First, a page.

The Impact of Daylight Saving Time on the Body
Despite the common misconception, you don’t actually get an extra hour of sleep from changing the clocks back
This Sunday morning, most people in the United States will turn their clocks back by one hour in observance of daylight saving time, but won’t get “an extra hour” of sleep. Daylight saving time just changes our circadian rhythm, which can disrupt our biological clocks and impact our health.
Helmut Zarbl, director of the Rutgers Environmental and Occupational Health Sciences Institute and chair of the Environmental and Occupational Health Department at Rutgers School of Public Health, is an expert in circadian rhythm and its influence on sleep-wake cycles, hormone release, eating habits, and more. We asked him to explain how daylight savings time affects us.
How does daylight saving time affect the body’s circadian rhythm?
Zarbl: Circadian rhythm regulates many important biological processes, such as hormone production and sleep patterns, and is largely controlled by external cues in the environment—mainly light. Changing sleep-wake cycles by an hour has an effect on our circadian clock. Since light is normally a key regulator of our biological clock, the change will shift the phase of our rhythm away from that of the central pacemaker. As with any phase change, this will cause disturbances in sleep, metabolism, mood, bodily functions and productivity.
What are some common effects of the time change on our body?
Zarbl: They may include feeling sleepy, listless, stressed, and tired for a while. Daylight saving time-associated changes result in higher rates of automobile and workplace accidents. A few studies have even suggested a slight increase in heart attacks and stroke, probably in those already at a higher risk.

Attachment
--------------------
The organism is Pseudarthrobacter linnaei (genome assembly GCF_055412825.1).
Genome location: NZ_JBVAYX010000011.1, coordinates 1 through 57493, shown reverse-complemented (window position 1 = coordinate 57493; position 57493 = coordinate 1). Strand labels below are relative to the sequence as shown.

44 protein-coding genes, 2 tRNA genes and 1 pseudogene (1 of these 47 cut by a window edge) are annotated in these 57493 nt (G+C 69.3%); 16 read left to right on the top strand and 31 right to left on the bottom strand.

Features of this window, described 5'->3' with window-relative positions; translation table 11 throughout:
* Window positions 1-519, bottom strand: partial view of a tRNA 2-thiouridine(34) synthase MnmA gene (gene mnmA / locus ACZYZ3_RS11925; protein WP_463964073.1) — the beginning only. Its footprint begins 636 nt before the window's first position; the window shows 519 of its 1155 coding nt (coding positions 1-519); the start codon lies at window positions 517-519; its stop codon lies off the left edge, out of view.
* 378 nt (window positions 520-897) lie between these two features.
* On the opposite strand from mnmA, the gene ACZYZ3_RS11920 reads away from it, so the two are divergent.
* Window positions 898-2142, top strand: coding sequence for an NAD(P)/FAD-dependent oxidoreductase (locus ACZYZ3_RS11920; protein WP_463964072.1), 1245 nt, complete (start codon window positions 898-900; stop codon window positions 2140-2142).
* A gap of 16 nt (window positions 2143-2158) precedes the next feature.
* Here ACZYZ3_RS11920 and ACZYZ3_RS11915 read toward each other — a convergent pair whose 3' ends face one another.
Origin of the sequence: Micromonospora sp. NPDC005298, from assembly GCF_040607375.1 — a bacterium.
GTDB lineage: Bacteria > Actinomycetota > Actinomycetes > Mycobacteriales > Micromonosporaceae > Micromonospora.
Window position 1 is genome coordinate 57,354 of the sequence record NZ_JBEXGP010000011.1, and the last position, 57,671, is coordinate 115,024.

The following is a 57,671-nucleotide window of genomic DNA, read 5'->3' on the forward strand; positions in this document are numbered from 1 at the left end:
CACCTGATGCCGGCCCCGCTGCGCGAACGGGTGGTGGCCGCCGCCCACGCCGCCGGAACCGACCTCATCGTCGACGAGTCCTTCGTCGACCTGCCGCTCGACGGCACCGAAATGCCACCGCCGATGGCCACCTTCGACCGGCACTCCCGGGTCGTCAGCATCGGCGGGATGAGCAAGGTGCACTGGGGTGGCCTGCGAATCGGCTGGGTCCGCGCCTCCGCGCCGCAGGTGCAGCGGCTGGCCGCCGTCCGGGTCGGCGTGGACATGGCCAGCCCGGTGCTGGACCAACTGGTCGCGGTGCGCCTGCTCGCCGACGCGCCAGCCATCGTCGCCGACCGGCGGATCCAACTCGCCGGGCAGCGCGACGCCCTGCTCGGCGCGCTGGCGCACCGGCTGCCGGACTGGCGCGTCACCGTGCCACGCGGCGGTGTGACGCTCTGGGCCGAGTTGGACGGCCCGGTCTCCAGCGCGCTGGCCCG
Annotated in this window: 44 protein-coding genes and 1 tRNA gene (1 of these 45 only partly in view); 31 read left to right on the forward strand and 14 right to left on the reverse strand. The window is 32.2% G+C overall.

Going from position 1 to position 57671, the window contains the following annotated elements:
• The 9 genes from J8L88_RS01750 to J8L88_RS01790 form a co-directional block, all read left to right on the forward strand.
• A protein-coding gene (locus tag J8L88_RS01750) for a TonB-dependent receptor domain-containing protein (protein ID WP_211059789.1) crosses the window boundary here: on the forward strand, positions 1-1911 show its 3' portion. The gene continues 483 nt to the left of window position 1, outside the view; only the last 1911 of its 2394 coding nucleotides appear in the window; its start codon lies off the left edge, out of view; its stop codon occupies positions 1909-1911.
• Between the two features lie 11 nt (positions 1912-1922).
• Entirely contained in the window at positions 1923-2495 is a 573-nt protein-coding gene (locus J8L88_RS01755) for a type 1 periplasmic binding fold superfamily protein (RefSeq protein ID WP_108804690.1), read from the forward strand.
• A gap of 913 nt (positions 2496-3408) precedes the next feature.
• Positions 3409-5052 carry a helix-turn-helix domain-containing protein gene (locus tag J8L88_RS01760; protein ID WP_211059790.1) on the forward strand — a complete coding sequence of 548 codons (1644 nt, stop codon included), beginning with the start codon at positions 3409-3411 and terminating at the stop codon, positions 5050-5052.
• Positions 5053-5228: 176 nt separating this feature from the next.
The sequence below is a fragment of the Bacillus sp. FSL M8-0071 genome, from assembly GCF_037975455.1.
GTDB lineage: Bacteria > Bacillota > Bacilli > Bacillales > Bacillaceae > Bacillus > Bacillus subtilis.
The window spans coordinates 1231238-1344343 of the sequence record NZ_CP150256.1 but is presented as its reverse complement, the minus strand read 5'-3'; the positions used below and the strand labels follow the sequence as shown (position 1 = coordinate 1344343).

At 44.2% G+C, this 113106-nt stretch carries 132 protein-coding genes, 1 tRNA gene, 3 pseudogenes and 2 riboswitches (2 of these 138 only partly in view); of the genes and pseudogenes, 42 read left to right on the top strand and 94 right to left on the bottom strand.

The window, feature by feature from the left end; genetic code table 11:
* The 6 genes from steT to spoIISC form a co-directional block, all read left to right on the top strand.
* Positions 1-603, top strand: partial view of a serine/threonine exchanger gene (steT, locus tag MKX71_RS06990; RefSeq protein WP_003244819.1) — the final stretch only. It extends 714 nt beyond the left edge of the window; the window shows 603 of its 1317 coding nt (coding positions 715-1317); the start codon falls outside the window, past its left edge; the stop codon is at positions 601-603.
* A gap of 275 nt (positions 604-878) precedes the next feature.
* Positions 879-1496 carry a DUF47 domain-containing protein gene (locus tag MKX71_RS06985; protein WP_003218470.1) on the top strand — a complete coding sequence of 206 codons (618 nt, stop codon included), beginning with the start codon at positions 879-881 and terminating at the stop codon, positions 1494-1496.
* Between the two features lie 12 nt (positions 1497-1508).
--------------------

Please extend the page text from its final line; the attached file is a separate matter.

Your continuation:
Are there any tips/suggestions you have people to avoid the negative effects of the time change?
Zarbl: Let me answer that in two ways. You are not getting an extra hour of sleep; you are simply changing the phase. As with any change in sleep cycles due to shift work, jet lag, etc., it takes about a week to reset your biological clock. Do not fight the change or keep referring to the previous time schedule. The sooner you adapt, the sooner you will feel normal again, so adjust your eating and sleep schedules accordingly. You change the clock at 2 a.m. on Sunday, so don’t wait until Monday to make the necessary change. You should also avoid using caffeine and other stimulants or drugs to help adjust.
Secondly, winter affects exposure to sunlight, so our biological clocks gradually adjust and synchronize to shorter daylight periods. Individuals suffering from seasonal affective disorder do not adapt well and can become depressed and suffer physiological consequences. If you think you have this condition, you may improve your mood and function by using a light therapy box for several hours each day and seeing your physician.
Listen to this podcast with Zarbl for more information on his research on circadian rhythm and its impact on people who work night shifts.